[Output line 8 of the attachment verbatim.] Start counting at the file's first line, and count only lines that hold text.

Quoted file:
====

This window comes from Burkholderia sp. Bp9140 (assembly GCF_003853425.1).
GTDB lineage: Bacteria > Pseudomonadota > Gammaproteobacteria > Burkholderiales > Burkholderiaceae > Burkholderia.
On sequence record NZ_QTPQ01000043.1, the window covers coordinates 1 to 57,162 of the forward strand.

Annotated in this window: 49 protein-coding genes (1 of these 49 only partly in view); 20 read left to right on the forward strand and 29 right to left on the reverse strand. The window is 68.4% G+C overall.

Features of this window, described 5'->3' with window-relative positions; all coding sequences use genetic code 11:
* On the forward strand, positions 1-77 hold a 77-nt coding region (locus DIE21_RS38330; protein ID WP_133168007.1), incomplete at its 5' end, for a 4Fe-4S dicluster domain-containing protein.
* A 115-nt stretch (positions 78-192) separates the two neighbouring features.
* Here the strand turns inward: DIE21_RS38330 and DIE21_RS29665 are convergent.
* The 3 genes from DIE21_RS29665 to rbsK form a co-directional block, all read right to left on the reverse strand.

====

* Here the strand turns inward: DIE21_RS38330 and DIE21_RS29665 are convergent.